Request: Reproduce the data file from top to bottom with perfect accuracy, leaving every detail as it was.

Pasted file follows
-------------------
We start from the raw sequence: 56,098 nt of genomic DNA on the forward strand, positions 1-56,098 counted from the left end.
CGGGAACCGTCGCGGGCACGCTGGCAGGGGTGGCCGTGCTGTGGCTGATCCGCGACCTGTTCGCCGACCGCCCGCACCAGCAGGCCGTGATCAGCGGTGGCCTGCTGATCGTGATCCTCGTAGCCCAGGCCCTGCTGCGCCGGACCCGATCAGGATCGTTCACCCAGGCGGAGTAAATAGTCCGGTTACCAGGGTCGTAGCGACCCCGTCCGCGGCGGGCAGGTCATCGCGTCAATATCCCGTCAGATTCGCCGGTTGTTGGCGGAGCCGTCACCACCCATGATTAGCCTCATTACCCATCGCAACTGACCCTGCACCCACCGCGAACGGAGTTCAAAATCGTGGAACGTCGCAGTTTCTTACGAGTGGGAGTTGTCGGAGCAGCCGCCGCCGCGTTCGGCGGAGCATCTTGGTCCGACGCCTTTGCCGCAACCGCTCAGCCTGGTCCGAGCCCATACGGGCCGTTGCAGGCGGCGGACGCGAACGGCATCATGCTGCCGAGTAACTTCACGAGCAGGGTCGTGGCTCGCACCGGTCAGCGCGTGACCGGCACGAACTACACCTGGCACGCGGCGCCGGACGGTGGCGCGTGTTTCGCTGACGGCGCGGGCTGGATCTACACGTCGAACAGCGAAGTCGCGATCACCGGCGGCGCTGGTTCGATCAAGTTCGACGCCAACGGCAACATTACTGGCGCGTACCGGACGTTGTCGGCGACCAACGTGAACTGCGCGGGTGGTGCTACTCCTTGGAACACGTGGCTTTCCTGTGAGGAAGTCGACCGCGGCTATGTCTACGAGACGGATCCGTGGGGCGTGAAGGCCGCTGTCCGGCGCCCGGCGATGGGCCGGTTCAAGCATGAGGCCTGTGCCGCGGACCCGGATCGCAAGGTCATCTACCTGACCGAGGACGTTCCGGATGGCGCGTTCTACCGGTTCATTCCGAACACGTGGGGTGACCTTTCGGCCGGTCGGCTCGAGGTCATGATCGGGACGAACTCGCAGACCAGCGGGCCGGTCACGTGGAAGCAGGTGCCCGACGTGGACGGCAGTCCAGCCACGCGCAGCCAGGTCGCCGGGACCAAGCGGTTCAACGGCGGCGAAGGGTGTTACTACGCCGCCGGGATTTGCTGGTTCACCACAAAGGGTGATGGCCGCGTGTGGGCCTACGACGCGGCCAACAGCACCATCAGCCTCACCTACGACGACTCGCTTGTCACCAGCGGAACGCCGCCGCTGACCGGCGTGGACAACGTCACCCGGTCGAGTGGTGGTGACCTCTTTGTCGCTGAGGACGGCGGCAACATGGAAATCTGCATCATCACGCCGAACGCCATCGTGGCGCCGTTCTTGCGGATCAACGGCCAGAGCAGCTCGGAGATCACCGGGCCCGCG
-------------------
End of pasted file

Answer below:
We start from the raw sequence: 56,098 nt of genomic DNA on the forward strand, positions 1-56,098 counted from the left end.
CGGGAACCGTCGCGGGCACGCTGGCAGGGGTGGCCGTGCTGTGGCTGATCCGCGACCTGTTCGCCGACCGCCCGCACCAGCAGGCCGTGATCAGCGGTGGCCTGCTGATCGTGATCCTCGTAGCCCAGGCCCTGCTGCGCCGGACCCGATCAGGATCGTTCACCCAGGCGGAGTAAATAGTCCGGTTACCAGGGTCGTAGCGACCCCGTCCGCGGCGGGCAGGTCATCGCGTCAATATCCCGTCAGATTCGCCGGTTGTTGGCGGAGCCGTCACCACCCATGATTAGCCTCATTACCCATCGCAACTGACCCTGCACCCACCGCGAACGGAGTTCAAAATCGTGGAACGTCGCAGTTTCTTACGAGTGGGAGTTGTCGGAGCAGCCGCCGCCGCGTTCGGCGGAGCATCTTGGTCCGACGCCTTTGCCGCAACCGCTCAGCCTGGTCCGAGCCCATACGGGCCGTTGCAGGCGGCGGACGCGAACGGCATCATGCTGCCGAGTAACTTCACGAGCAGGGTCGTGGCTCGCACCGGTCAGCGCGTGACCGGCACGAACTACACCTGGCACGCGGCGCCGGACGGTGGCGCGTGTTTCGCTGACGGCGCGGGCTGGATCTACACGTCGAACAGCGAAGTCGCGATCACCGGCGGCGCTGGTTCGATCAAGTTCGACGCCAACGGCAACATTACTGGCGCGTACCGGACGTTGTCGGCGACCAACGTGAACTGCGCGGGTGGTGCTACTCCTTGGAACACGTGGCTTTCCTGTGAGGAAGTCGACCGCGGCTATGTCTACGAGACGGATCCGTGGGGCGTGAAGGCCGCTGTCCGGCGCCCGGCGATGGGCCGGTTCAAGCATGAGGCCTGTGCCGCGGACCCGGATCGCAAGGTCATCTACCTGACCGAGGACGTTCCGGATGGCGCGTTCTACCGGTTCATTCCGAACACGTGGGGTGACCTTTCGGCCGGTCGGCTCGAGGTCATGATCGGGACGAACTCGCAGACCAGCGGGCCGGTCACGTGGAAGCAGGTGCCCGACGTGGACGGCAGTCCAGCCACGCGCAGCCAGGTCGCCGGGACCAAGCGGTTCAACGGCGGCGAAGGGTGTTACTACGCCGCCGGGATTTGCTGGTTCACCACAAAGGGTGATGGCCGCGTGTGGGCCTACGACGCGGCCAACAGCACCATCAGCCTCACCTACGACGACTCGCTTGTCACCAGCGGAACGCCGCCGCTGACCGGCGTGGACAACGTCACCCGGTCGAGTGGTGGTGACCTCTTTGTCGCTGAGGACGGCGGCAACATGGAAATCTGCATCATCACGCCGAACGCCATCGTGGCGCCGTTCTTGCGGATCAACGGCCAGAGCAGCTCGGAGATCACCGGGCCCGCG